A historic marriage
Kudnarto had spent her childhood on a settler’s property, where she gained some European education. As a young teenager she met Adams, 20 years her senior, and began living with him.
After they had lived together for about 18 months, Adams gave notice to the Deputy Registrar’s Office that he wished to marry Kudnarto. But first they needed the approval of the Protector of Aborigines, Matthew Moorhouse.
He visited Kudnarto several times to find out if she was fond of Adams and wanted to marry him. Moorhouse also instructed her on her marital obligations under British law.
He reported to the Colonial Secretary that “she likes him better than the black men” and gave his approval for the marriage, subject to the authorisation of the Lieutenant Governor for the marriage of an underage girl, which was immediately forthcoming.
The local newspaper reported on the upcoming nuptials in an ironically disparaging tone, giving us one of the few descriptions of Kudnarto, a personable woman: her “fidelity, amiability of disposition, and aptitude to learn, are very remarkable, if not unprecedented.”
There was one last hurdle to overcome: it was a condition of the marriage that Kudnarto go to the Aboriginal school in Adelaide, to be trained in domestic duties and build on the education she had already received.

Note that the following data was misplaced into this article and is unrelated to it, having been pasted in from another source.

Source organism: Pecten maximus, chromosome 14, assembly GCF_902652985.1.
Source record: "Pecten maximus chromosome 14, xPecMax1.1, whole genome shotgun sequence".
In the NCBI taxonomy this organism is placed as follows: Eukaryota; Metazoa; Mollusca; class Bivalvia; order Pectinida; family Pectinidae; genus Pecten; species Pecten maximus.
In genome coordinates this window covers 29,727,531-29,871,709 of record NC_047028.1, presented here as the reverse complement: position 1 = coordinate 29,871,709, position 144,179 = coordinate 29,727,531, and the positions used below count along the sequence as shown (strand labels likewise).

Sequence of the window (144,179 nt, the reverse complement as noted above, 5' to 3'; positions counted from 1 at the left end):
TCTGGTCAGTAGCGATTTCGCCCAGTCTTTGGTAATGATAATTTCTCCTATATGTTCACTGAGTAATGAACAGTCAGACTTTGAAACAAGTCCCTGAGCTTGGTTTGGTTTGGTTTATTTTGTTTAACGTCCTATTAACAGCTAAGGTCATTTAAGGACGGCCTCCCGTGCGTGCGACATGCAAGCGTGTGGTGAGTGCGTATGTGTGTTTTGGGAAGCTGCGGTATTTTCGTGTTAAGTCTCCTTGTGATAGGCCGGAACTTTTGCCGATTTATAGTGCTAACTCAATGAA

Since the inception of the colony, sections of land in South Australia had been set aside as Aboriginal reserves, where it was anticipated Aboriginal people would farm the land. But there were continual pressures on the government to make the land available for colonists and many were leased out to them.
After the wedding, Adams wrote to the Protector of Aborigines, Moorhouse, requesting access to some of this land. His application was approved and sent on to Governor Robe. Moorhouse emphasised that he was representing Adams’ wife’s interests:
I would therefore respectfully ask on her behalf, that she may be allowed to settle on the Section in the Skylogolee Creek and have His Excellency promise that she be allowed to remain there so long as she lives upon the Section.
The Adams struggled to establish a farming enterprise. Thomas seems to have been a heavy drinker, with little training or experience managing property and he feared local people would shun him. Was he shunned because of his drinking, poverty or his Aboriginal wife?